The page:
Holding mighty sway as a binding thread that has been woven into the rich tapestry of ancient Indian culture and society for eons is the number five. Known as pancha in Sanskrit, the middle numeral has a unique significance in various socio-religious tenets. It is widely used and associated with various concepts of Indian philosophy, religion, spirituality, Ayurveda, astrology etc.
And so, we have everything from the five detoxification processes of the Ayurvedic Panchakarma and the concept of the five-member Panchayat jury to the five elements in the universe and the all-important five senses. Of which we’re focussing here on taste.
This is because this ‘Power of Five' can also be seen through the prism of food and drink. Here are five such examples that pack quite a punch:
What the ubiquitous, ground spice mix of garam masala is to north India, sambar powder to the south, the hallowed five-spice panch phoron and its regional iterations are to the eastern belt of the subcontinent. Though very different in its ingredient base, one could even go so far as to draw parallels to the insanely popular Chinese five spice powder. The latter itself is another ode to ‘five’!
Panch phoron can be found cutting a wide swathe with its intoxicating aroma and intense flavour thorough the cuisines of Bengal (and Bangladesh), Odisha, Bhojpur, Mithila (where it is called padkaune) and even farther up in Nepal. Said to have its underpinnings in Ayurveda and ancient Hindu scriptures—where the aforementioned ‘power of five’ holds great sway—this all-seed blend sees an equal amount of cumin, mustard, fenugreek, fennel and nigella seeds (often substituted with radhuni or celery seeds) first roasted and then blended whole. Though, this last aspect is subject to conjecture with a few regions powdering the quintet of spices. This is particularly seen in the Odia version of panch phoron called panch phutana that’s used to jazz up typically Odia dishes like the banana stem delicacy of manja rai. In Bengali cuisine, panch phoron is primarily used at the tempering stage of dishes like a masoor dal, a shukto and a poshto, besides scores of others.
Panch Mishali Tarkari
Often side-lined, by its more illustrious plate fellows in the Bengali side dish space like aloo poshto and begun bhaja, panch mishali tarkari (mishali being medley and torkari as in curry) is a winter speciality. But what makes it super relevant in the context of this line up is that it offers up a double ‘five’ bonanza. To begin with, it is the sum of its five vegetable parts. These generally being pumpkin, potato, eggplant, broad beans and radish. Though one can also use an assortment of other winter veggies. But always just five. So, one can also do a turnip, capsicum, pointed gourd, ridged gourd and carrot iteration. The second ‘five’ connection comes from the liberal sprinkling of panch phoron at the tempering stage of this onion- and garlic-bereft preparation that’s almost stew-like in its profile. Though some households in Bengal are known to add bori or dried lentil dumplings while cooking it.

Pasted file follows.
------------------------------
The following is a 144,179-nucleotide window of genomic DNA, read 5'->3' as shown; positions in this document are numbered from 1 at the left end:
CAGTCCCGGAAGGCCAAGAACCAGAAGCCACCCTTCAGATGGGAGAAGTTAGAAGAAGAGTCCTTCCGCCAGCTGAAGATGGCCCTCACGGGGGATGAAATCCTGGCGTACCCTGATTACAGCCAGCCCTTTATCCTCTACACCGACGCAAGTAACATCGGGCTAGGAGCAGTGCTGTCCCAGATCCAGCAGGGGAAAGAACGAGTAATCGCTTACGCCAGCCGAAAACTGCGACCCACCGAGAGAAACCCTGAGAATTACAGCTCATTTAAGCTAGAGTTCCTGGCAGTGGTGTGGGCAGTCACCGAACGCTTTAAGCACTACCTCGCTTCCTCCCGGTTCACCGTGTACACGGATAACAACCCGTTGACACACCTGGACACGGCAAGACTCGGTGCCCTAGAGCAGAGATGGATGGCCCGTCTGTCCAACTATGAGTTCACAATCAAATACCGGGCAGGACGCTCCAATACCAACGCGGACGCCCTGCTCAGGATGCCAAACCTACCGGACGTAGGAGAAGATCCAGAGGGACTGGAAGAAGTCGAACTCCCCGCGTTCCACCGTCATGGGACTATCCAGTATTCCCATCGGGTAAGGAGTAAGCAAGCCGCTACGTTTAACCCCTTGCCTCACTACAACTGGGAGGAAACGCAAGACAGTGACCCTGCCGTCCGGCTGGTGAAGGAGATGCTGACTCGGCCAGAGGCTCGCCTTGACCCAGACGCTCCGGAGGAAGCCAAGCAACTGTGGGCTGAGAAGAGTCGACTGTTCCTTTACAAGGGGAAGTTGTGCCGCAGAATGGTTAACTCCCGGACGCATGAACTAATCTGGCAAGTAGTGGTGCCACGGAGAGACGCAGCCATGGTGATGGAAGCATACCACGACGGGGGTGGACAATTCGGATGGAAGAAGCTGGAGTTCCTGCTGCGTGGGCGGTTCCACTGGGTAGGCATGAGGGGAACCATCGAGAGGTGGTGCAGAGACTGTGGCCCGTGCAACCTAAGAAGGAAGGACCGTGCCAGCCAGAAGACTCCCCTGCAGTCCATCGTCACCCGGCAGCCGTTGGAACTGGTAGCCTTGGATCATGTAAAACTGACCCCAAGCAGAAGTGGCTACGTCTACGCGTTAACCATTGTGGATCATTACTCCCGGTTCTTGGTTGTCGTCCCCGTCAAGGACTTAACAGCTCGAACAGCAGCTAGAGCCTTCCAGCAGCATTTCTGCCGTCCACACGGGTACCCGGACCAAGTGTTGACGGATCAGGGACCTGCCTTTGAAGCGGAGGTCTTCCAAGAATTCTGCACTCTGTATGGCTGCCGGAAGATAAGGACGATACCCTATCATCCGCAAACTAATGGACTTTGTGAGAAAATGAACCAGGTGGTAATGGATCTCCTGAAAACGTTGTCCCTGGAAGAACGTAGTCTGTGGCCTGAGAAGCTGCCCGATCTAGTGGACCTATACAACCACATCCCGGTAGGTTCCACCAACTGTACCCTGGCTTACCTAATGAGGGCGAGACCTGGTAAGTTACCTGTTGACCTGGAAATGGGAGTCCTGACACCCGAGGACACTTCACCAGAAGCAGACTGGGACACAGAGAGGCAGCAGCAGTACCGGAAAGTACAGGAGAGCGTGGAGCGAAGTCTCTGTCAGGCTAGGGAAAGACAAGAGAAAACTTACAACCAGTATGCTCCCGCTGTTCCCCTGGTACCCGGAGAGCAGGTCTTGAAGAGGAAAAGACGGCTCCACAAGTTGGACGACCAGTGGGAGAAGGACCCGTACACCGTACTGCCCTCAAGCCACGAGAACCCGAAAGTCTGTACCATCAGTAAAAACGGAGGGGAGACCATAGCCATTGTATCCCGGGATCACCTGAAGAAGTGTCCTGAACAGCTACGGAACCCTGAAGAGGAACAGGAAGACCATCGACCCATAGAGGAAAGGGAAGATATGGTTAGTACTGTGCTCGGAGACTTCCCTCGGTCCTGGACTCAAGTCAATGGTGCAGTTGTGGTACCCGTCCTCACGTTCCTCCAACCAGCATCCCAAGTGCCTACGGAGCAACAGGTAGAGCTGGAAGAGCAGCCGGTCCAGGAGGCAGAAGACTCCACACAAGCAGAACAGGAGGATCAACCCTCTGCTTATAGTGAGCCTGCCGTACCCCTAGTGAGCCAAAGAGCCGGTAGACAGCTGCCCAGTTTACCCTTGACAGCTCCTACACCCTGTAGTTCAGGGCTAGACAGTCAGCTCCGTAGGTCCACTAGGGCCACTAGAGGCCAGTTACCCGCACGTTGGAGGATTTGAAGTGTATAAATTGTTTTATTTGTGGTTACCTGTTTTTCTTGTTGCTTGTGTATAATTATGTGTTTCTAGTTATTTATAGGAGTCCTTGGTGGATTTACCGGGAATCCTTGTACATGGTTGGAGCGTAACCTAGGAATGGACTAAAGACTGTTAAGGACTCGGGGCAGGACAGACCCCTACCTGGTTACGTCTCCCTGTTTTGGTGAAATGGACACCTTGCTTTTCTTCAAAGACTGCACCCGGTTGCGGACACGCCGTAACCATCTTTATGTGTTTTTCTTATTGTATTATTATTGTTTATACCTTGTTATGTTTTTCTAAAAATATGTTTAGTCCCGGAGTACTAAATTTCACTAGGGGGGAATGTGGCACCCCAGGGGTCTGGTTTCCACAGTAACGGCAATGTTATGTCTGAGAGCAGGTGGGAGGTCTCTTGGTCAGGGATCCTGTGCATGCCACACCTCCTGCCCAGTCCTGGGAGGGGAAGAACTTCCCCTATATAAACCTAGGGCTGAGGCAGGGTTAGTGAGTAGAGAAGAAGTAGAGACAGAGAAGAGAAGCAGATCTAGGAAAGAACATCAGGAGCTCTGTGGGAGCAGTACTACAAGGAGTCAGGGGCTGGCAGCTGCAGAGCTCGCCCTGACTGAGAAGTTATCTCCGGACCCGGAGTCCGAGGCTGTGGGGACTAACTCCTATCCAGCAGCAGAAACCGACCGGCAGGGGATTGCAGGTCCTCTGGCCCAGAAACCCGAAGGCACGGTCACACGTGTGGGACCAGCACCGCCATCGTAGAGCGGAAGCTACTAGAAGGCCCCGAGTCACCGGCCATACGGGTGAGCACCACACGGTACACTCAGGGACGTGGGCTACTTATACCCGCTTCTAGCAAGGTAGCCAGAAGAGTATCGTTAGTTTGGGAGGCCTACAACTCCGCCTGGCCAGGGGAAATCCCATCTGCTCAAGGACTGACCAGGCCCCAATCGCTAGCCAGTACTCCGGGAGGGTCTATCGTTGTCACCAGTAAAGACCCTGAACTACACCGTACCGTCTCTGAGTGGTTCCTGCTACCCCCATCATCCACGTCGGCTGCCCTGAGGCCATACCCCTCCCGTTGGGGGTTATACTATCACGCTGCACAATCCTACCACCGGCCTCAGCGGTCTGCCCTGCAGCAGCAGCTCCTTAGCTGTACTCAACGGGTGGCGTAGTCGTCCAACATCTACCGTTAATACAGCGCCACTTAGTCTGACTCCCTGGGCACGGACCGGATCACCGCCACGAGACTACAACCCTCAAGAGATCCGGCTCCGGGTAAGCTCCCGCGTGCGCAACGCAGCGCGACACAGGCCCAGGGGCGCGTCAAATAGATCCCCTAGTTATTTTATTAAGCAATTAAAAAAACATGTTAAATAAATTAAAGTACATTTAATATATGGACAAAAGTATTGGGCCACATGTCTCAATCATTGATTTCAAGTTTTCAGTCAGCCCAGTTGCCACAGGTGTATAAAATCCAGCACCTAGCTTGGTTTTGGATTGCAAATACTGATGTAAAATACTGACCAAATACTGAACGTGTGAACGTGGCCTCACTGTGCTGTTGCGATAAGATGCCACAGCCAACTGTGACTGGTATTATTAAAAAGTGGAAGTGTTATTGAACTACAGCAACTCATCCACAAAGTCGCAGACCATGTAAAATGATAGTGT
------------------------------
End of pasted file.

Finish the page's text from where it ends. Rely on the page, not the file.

While it might seem like a drinkable pastiche of random ingredients, the holy drink mixture of panchamrit is made up of five highly significant parts. Literally meaning five nectars, it is offered to the gods and deities in both Hindu and Jain worship. Once sanctified, it is then distributed as a prasad to devotees. Also known as charnamrit, it combines curd (signifies prosperity), milk (signifies purity), honey (signifies sweetness), ghee (signifies victory) and sugar (signifies happiness). Interestingly, as we journey from the north to south India, we see the components of panchamrit change quite dramatically. Called panchamritam in Tamil Nadu, banana, jaggery, and cardamom join the standard ghee and honey. While in Kerala, it is not uncommon to find bits of tender coconut added to their version of panchamrit. Other regional recipes contain ingredients as varied as batashas (sugar candy), dates and even grapes.
I grew up not knowing the ‘official’ name of the Rajasthani panchratna or panchmel dal. For me it was always panch jaat ri dal (literally the dal of five casts). This, thanks to my Jaipur-raised mother who referred to it so. An ‘occasion’ dal, we’d partake in its five lentils brilliance whenever Mum was feeling nostalgic and pining for the food she grew up eating. It is named for its five ratnas or jewels that take the form of toor dal, urad dal, moong dal, chana dal and moath dal. All used in equal quantities with a bit of sugar, salt and turmeric added to them along with water, and pressure cooked. Once they assimilate with each other to form a dal with a thin consistency, a tempering of ghee is given to it. This is done by adding a range of spices, including nigella seeds, fenugreek seeds, fennel seeds, cumin seeds, coriander powder, mango powder, ginger and asafoetida. Breaching its Rajasthani borders, versions of panchratna dal are said to exist in far-off places like Guyana, Suriname and Trinidad and Tobago known for their strong Indian diaspora.
The Germans may call it punsch. The Mexicans refer to it as ponche. While in the Caribbean, it is simply called ti’ punch or little punch. Whatever the world knows it by, there’s simply no denying the decidedly Indian underpinnings to the party favourite of punch. A restorative alcoholic drink made with five ingredients viz. water , sugar, fruit juice, spices and country liquor, punch is believed to be an ancient Indian drink. It however, got popular the world over after it was exported from India to England by employees of the East India Company in the late 17th century. With the easier to procure gin as a country liquor substitute. From there it was introduced into other European countries and then farther afar to the Americas and the Caribbean where rum and tropical fruit juices of pineapple, passion fruit and guava were added to the mix.